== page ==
9 December 2018

Teofilo Folengo – poet

Style of writer’s verses took its name from the dumpling


A portrait of Teofilo Folengo by Girolamo Romanino, owned by the Uffizi museum in Florence
A portrait of Teofilo Folengo by Girolamo Romanino,
owned by the Uffizi museum in Florence
Teofilo Folengo, who is remembered as one of the principal Italian ‘macaronic’ poets, died on this day in 1544 in the monastery of Santa Croce in Campese, a district of Bassano del Grappa in the Veneto.

Folengo published, under the pseudonym Merlin Cocaio, a macaronic narrative poem entitled Baldo, which was a humorous send up of ancient epic and Renaissance chivalric romance.

Writing in verse that mixed vernacular language with Latin became known as macaronic verse, the word deriving from the Latin macaronicus and the Italian maccarone, which meant dumpling, fare mixed crudely from different ingredients that at the time was regarded as a coarse, peasant food. It is presumed to be the origin of the modern Italian word maccheroni.

Folengo was a runaway Benedictine monk who satirised the monastic life using an invented, comic language that blended Latin with various Italian dialects.

Born Girolamo Folengo in 1491 in Cipada, a village near Mantua, he entered the Benedictine order as a young man taking the name Teofilo. He lived in monasteries in Brescia, Mantua and Padua, where he produced Latin verse written in the Virgilian style.

The cover of a book of macaronic verse by Folengo under his pseudonym
The cover of a book of macaronic verse
by Folengo under his pseudonym 
But he left the order to travel around the country with a young woman, Girolama Dieda. They often experienced great poverty as Folengo had no money apart from what he earned through writing.

For a few years he lived as a hermit near Sorrento, but he was readmitted to the Benedictine order in 1534 and remained in it, continuing to write, until his death.

Out of all his poetry, Baldo is considered to be his masterpiece and it has been republished five times. Full of satire and humour it describes the adventures of Baldo, who is supposed to be a descendant of the cousin of the medieval epic hero Roland. Baldo suffers imprisonment, battles with authority, pirates, witches and demons, and goes on a journey to the underworld.

The poem blended Latin with various Italian dialects in hexameter verse. The first English version, translated by Ann Mullaney, was published in 2007.

The term macaronic is still used to describe literature where the mixing of languages has a humorous or satirical effect. It is believed to have originated in Padua in the late 15th century, after the comic poem, Macaronea, by Tifi Odasi was published in about 1488, satirising the broken Latin used by doctors and officials to communicate with ordinary people.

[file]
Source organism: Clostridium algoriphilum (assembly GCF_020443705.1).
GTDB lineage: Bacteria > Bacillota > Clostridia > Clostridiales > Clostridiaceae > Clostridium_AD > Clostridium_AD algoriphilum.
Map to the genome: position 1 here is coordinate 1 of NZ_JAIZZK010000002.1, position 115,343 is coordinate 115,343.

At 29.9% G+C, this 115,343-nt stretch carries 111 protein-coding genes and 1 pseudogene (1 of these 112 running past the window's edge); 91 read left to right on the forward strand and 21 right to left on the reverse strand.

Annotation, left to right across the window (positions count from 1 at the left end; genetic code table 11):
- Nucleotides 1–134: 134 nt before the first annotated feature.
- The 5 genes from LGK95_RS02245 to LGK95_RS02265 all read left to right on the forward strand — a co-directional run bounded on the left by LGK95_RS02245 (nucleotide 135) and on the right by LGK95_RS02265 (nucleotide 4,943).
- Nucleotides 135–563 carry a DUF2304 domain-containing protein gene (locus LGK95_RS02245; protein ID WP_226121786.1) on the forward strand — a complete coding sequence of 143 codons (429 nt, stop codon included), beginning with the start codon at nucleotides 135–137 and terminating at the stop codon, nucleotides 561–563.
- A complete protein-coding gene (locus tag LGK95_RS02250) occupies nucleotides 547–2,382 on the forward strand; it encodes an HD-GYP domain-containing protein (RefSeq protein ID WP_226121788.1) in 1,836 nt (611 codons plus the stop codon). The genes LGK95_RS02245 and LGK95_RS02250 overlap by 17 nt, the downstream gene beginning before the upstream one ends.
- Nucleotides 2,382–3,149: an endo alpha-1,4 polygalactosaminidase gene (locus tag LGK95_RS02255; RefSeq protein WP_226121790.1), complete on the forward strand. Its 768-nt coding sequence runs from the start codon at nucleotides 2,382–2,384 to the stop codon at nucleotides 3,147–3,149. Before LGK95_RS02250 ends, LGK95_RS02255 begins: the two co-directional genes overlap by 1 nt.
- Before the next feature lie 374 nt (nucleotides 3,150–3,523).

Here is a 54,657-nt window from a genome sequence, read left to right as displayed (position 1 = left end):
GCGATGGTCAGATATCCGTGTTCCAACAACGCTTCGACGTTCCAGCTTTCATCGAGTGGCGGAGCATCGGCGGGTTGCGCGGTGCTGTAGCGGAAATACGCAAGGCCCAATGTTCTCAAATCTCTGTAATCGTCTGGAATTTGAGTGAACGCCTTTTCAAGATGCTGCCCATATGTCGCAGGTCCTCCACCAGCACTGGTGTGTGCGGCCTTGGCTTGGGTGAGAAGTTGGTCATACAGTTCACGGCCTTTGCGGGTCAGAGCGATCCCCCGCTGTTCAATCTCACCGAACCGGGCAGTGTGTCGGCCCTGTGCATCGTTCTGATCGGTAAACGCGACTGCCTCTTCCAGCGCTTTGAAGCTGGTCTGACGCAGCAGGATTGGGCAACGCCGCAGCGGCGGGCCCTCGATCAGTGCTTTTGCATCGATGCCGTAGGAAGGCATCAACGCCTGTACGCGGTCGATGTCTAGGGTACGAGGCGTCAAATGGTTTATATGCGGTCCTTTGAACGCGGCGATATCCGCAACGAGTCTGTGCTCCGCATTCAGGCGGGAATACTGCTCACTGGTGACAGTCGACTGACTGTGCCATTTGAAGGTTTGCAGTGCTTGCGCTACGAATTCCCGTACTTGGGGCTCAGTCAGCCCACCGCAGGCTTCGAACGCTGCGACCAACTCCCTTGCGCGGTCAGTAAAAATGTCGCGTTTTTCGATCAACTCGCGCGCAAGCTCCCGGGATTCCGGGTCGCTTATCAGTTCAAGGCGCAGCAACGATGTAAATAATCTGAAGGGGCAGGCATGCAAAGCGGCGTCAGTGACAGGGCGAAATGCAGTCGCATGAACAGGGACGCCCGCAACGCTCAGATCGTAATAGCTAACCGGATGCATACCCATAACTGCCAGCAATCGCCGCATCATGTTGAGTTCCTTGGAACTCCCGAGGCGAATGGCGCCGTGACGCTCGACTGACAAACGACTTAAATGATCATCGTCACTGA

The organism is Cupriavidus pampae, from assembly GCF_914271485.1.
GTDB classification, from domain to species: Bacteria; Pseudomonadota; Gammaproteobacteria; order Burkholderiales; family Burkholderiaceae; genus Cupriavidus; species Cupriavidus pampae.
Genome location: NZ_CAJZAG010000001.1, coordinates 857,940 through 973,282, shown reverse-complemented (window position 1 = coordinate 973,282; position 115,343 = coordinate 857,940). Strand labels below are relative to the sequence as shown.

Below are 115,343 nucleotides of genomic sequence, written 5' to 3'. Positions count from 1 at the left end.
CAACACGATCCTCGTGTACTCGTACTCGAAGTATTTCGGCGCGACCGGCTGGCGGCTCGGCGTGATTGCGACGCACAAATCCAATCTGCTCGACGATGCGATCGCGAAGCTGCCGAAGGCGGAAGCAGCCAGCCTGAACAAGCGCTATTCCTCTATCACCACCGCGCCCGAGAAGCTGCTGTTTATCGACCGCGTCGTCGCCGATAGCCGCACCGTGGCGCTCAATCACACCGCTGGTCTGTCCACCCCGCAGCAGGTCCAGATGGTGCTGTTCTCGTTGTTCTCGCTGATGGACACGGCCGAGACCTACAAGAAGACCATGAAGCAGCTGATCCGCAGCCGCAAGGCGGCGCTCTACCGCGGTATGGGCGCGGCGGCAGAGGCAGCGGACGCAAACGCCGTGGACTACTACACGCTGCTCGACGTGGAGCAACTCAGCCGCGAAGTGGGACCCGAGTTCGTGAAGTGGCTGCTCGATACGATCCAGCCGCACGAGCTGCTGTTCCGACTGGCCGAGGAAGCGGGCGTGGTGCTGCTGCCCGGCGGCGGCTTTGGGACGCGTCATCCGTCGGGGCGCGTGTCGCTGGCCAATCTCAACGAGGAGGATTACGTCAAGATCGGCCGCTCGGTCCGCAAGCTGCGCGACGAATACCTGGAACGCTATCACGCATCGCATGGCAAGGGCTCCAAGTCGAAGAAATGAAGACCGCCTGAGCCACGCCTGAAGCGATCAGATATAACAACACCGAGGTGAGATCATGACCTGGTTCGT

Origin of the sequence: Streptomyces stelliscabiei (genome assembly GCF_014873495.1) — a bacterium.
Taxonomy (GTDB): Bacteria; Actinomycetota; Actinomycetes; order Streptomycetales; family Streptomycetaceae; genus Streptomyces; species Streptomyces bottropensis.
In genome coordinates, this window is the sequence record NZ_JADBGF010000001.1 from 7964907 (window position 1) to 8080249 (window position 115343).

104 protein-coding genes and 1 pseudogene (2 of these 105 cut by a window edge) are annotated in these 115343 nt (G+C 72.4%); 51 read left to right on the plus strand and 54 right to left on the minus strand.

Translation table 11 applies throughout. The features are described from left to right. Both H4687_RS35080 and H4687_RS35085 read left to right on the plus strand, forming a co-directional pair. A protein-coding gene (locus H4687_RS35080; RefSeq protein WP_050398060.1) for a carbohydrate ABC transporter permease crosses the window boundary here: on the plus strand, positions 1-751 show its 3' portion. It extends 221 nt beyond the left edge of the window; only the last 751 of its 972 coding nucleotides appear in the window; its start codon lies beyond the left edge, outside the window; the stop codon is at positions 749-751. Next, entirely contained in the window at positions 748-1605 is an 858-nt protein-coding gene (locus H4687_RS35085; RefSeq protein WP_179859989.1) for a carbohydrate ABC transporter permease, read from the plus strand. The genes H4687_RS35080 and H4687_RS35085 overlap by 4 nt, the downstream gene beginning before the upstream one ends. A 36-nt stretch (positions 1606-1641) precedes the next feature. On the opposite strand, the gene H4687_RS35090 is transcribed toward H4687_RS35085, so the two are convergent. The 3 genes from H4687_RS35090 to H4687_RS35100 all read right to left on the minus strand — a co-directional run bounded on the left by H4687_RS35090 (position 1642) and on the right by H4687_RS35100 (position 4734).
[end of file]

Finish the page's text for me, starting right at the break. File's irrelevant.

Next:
Folengo once described his own verses as ‘a gross, rude and rustic mixture of flour, cheese and butter.’

Many modern Italian authors, including Umberto Eco and Dario Fo, have continued to use macaronic text.

The Palazzo Ducale in Mantua was the seat of the Gonzagas
The Palazzo Ducale in Mantua was the seat of the Gonzagas
Travel tip:

Cipada near Mantua, where Teofilo Folengo was born, was a village on the banks of a lake, but it no longer exists, having become part of the industrial area of Mantua. A main street, Strada Cipata, is the only reference to it that remains. On the other side of the lake is the historic area of Mantua, where the Palazzo Ducale, the seat of the Gonzaga family between 1328 and 1707, can be found.

Hotels in Mantua by Hotels.com

The former monastery of Santa Croce in Campese, where Folengo died
The former monastery of Santa Croce
in Campese, where Folengo died
Travel tip:

The monastery of Santa Croce, where Teofilo Folengo died, is in Via IV Novembre in Campese, a district of Bassano del Grappa on the banks of the Brenta Canal. The monastery dates back to 1124 and for centuries was the most important religious centre in the area around the Brenta. There is a monument to Teofilo Folengo in the monastery, which is now used as a church. Close by is a square named after the poet, Piazza Teofilo Folengo.

Hotels in Bassano del Grappa from TripAdvisor

More reading:

Giosuè Carducci - the poet who became the first Italian to win a Nobel Prize in literature

Why Torquato Tasso is known as Italy's greatest Renaissance poet

How Dario Fo's work denounced crime, corruption and racism

Also on this day:

1920: The birth of politician Carlo Azeglio Ciampi

1920: The birth of Bruno Ruffo, Italy's first motorcycling world champion

1946: The birth - near Vicenza - of Indian politician Sonia Gandhi


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